Debtors’ Prison – Locking up a lot of people for a very long time is expensive. And like prisoners learning to make shivs or hooch, the corrections department is improvising. “From 2007 to 2011, Texas prisons have seen a 24 percent increase in health care spending per inmate, according to a more recent study by the Pew Research Center,” reports the Dallas Morning News. “The July 2014 report looked at cost data for 50 states and found spending increased by an average of 10 percent.” To curb some of the costs, Texas is trying out things like “telemedicine,” which “uses technology to connect prisoners, who are often housed in remote areas, with medical experts throughout the state.” The technology, “saved the Texas Department of Criminal Justice $780 million from 1994 to 2008. Those savings are set to increase as the number of telemedicine consultations rises. About 100,000 telemedicine encounters take place in Texas state prisons each year.” Unfortunately, even that is not enough to deal with our aging prison population, say nothing of complaints from prison advocacy groups, which “as filed dozens of lawsuits against the Texas Department of Criminal Justice and its medical contractors citing medical negligence.”

Oil, Soon To Spoil – Talk of the oil boom turning into a bust is more of a reality with every new day. As the New York Times reports, “every day, oil companies are decommissioning rigs and announcing layoffs.” The latest example of that would be Baker Hughes, which “will lay off 7,000 mostly in the first quarter of 2015, due to dropping oil prices and drilling slowdown,” according to KETX. Now that “small firms that lease equipment have fallen behind in their payments,” the trickle-down effect is even starting to affect unrelated areas with “businesses and workers are getting ready for the worst. As the Times story notes, “a Mexican restaurant has started a Sunday brunch to expand its revenues beyond dinner.” Some people have paid attention to history, which saw the last boom and bust replace a Rolls-Royce dealership with a tortilla factory. “Dexter Allred, the general manager of a local oil field service company, began farming alfalfa hay on the side some years ago in the event that oil prices declined and work dried up. He was taking a cue from his grandfather, Homer Alf Swinson, an oil field mechanic, who opened a coin-operated carwash in 1968 — just in case.”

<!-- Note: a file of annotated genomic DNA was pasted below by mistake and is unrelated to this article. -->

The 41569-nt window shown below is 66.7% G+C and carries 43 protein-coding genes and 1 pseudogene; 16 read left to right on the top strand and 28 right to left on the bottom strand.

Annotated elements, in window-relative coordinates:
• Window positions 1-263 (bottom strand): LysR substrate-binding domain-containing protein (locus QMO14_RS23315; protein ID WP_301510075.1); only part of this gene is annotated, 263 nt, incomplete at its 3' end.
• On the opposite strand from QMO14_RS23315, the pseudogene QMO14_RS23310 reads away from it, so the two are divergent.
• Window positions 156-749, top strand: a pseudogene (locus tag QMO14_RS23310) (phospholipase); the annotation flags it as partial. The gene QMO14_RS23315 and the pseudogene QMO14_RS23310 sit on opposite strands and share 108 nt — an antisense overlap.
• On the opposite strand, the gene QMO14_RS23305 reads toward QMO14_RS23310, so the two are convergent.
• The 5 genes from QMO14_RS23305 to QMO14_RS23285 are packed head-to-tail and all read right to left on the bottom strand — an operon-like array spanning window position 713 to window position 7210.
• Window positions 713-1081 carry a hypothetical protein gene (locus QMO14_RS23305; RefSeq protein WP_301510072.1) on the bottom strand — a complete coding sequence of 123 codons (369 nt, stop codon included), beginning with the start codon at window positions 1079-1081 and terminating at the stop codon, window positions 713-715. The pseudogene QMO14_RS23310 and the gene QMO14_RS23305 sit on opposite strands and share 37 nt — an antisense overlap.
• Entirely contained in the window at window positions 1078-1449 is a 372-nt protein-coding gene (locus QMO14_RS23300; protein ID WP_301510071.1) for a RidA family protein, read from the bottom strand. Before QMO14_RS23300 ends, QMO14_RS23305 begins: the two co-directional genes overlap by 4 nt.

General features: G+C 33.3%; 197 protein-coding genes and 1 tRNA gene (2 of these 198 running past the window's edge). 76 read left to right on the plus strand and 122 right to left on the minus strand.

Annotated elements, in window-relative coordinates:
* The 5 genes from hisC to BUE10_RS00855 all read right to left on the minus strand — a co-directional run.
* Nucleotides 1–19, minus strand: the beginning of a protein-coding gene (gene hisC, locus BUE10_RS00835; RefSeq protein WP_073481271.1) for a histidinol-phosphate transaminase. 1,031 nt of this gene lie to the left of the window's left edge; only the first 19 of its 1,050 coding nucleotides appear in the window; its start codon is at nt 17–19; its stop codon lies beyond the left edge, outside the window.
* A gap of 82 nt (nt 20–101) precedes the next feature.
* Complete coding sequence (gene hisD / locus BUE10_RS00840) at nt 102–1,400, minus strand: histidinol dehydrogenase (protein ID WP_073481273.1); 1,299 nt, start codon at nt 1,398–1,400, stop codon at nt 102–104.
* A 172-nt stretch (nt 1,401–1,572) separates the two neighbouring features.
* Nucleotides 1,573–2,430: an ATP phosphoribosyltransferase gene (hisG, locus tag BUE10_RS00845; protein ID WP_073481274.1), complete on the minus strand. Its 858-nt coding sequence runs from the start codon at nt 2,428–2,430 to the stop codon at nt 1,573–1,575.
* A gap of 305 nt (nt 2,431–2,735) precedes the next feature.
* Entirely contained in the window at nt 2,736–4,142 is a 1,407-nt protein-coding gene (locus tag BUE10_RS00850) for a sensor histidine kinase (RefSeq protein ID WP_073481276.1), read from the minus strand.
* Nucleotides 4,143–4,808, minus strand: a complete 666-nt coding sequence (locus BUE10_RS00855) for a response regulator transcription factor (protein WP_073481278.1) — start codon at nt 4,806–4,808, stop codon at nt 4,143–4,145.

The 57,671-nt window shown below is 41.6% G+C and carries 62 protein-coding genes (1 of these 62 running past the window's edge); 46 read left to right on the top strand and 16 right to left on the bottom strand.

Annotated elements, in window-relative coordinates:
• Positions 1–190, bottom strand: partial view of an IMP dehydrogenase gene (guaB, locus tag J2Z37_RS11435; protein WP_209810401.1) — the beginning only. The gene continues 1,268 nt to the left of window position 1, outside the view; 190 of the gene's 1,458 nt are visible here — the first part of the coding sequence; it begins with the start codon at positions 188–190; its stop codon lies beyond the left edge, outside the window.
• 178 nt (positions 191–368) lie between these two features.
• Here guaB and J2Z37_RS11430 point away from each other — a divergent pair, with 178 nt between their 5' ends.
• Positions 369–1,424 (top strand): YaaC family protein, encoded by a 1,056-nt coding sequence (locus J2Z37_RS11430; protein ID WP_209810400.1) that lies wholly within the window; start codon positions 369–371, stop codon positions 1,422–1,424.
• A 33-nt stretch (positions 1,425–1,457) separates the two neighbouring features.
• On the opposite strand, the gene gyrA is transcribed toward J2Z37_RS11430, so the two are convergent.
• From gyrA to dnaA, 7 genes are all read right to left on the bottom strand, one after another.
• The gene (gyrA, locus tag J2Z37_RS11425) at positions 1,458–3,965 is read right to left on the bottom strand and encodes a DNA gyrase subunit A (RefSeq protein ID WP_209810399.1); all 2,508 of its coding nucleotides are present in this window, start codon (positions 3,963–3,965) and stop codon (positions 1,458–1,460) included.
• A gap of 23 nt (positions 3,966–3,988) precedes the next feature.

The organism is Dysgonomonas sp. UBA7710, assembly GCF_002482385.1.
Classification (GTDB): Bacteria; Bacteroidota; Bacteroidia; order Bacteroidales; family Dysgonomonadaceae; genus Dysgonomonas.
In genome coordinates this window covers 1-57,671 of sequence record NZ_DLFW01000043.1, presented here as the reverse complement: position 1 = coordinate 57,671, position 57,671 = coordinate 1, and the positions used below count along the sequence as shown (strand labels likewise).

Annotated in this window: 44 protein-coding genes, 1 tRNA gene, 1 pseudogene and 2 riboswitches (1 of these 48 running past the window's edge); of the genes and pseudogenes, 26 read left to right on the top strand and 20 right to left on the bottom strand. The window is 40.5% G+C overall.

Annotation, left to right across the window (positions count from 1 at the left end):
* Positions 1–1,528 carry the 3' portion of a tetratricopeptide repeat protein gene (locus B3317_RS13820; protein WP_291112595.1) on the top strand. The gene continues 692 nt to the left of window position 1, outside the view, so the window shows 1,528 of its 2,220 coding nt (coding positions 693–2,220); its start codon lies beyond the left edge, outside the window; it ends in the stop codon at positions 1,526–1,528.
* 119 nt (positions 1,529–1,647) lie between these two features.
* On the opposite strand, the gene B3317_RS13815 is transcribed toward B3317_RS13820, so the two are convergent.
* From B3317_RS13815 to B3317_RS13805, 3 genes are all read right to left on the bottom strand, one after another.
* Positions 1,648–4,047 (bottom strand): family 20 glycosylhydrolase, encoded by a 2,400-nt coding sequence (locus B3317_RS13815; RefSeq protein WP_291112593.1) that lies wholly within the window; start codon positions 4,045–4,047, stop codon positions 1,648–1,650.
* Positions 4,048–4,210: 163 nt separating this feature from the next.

Whata Idea – The food barbarians are banging at the gate of our state’s most beloved food chain: Whataburger. Apparently, “a school nutritionist from Pharr, Texas [has] launched a petition asking Whataburger to offer a plant-based entrée, like a veggie burger,” writes CultureMap Dallas. What’s worse is that the petition has “garnered 650-plus signatures in four days.” Apparently, nothing is sacred, with burger joints around the country giving in to the vegetarian terrorist’s demand. To be fair, salad munchers have limited options at the old Orange-and-White. “Whataburger’s non-meat options are currently limited to a side garden salad.” Perhaps the worst part of this news is that Whataburger appears to be listening. “Villarreal is heartened by the fact that he’s already received a short response from a Whataburger representative, who told him that the chain was open to new ideas.”

Clickity Bits

Highland Park Parents Want to Replace Controversial ‘Working Poor’ Book With Ayn Rand

The Shifting Lines of Texas’s Border

Say Goodbye to the (Probably) Oldest Bar in Houston

Greatest News Ever: Dallas Is Hosting WrestleMania Next Year

Washington Post Rolls One Up For Willie